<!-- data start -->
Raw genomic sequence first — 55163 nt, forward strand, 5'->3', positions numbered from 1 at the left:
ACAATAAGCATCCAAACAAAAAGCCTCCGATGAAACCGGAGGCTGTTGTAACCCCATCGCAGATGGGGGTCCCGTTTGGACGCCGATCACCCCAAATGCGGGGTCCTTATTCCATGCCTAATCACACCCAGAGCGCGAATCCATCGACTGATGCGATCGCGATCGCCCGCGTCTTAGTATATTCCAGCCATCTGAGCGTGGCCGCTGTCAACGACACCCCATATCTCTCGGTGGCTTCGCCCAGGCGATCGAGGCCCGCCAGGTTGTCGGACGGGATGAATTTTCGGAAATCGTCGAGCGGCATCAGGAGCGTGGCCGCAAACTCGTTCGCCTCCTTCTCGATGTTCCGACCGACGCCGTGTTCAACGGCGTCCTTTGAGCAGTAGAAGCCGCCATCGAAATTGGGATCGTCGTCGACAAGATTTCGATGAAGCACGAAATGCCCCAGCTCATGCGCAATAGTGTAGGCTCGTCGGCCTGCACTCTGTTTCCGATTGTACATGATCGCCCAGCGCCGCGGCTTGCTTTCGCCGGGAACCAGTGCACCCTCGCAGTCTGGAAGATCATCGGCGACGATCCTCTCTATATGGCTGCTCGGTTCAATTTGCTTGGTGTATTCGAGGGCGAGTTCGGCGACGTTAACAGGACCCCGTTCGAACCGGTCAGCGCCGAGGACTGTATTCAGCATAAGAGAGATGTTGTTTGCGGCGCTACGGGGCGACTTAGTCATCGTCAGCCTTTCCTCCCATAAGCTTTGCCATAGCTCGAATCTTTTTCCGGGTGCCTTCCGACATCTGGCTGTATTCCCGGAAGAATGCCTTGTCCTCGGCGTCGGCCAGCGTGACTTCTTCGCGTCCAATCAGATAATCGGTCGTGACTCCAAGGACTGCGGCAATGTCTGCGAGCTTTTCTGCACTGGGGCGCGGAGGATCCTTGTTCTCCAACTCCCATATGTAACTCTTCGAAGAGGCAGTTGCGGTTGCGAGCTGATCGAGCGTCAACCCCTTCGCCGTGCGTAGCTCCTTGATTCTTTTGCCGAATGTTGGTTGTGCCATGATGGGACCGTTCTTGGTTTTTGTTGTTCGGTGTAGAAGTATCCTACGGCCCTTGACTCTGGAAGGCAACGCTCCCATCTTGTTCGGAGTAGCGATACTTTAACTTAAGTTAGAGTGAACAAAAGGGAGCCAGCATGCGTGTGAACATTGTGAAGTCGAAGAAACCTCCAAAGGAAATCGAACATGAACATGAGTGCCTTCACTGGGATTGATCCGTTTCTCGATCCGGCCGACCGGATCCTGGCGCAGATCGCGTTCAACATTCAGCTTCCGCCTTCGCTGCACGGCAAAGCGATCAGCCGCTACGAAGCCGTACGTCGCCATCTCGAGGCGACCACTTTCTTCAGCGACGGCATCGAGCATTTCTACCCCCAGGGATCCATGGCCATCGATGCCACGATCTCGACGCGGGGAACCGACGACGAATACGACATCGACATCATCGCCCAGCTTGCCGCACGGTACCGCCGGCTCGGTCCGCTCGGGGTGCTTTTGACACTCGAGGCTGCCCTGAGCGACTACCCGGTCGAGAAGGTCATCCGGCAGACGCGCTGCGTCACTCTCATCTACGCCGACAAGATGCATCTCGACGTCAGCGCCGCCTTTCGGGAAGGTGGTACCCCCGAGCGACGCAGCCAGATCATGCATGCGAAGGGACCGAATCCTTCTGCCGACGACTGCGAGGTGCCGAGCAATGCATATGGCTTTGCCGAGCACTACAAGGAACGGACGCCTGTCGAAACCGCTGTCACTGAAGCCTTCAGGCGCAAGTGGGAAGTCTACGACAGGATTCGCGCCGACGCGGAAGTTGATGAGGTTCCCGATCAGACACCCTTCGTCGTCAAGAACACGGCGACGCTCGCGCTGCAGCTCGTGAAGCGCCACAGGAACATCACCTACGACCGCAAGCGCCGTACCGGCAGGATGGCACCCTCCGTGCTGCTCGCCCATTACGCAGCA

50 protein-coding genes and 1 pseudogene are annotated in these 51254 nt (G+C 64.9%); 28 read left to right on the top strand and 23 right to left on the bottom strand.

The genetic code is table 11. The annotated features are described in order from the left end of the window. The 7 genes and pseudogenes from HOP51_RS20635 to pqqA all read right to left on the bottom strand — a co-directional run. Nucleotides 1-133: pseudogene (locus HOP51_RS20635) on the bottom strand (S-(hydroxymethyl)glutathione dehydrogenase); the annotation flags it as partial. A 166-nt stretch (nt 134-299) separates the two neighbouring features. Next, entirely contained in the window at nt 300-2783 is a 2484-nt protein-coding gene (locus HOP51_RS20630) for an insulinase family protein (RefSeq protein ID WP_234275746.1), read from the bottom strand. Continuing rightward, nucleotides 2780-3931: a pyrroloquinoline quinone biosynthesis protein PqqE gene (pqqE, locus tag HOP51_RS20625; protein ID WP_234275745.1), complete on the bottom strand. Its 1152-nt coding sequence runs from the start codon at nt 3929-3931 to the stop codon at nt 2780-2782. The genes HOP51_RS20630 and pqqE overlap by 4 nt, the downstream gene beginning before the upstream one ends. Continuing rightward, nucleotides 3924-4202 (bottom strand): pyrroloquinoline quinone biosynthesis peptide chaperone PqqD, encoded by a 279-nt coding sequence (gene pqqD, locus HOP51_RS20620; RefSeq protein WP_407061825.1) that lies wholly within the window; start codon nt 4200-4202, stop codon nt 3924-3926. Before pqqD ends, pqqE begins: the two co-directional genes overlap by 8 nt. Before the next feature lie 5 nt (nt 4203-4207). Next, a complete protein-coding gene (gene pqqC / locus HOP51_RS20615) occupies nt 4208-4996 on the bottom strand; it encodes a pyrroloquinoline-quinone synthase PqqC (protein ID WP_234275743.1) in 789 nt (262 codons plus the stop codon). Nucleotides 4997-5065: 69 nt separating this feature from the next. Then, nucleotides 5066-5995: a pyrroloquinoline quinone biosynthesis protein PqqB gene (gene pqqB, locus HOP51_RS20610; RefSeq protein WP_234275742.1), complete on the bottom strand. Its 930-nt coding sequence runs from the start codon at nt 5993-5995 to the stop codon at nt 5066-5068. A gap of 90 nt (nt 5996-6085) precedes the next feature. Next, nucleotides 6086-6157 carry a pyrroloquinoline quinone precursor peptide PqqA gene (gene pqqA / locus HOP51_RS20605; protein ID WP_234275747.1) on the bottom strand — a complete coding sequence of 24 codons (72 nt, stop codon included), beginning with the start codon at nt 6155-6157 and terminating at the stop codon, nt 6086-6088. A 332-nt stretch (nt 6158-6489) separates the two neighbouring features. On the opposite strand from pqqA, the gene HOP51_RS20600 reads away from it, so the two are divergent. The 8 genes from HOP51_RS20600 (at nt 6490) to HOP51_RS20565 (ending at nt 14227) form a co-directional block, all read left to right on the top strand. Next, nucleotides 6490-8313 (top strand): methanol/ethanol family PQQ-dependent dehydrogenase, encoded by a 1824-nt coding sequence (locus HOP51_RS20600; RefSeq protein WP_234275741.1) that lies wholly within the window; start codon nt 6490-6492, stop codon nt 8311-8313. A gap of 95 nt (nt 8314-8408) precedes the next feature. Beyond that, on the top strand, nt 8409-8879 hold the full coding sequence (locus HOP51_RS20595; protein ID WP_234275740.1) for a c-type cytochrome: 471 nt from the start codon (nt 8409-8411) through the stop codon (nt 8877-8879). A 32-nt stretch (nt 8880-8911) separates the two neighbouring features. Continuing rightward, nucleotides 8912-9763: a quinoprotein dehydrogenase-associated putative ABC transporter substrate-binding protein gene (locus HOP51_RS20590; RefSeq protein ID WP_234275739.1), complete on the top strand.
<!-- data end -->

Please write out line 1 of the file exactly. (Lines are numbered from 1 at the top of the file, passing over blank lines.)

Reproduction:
Raw genomic sequence first — 55163 nt, forward strand, 5'->3', positions numbered from 1 at the left: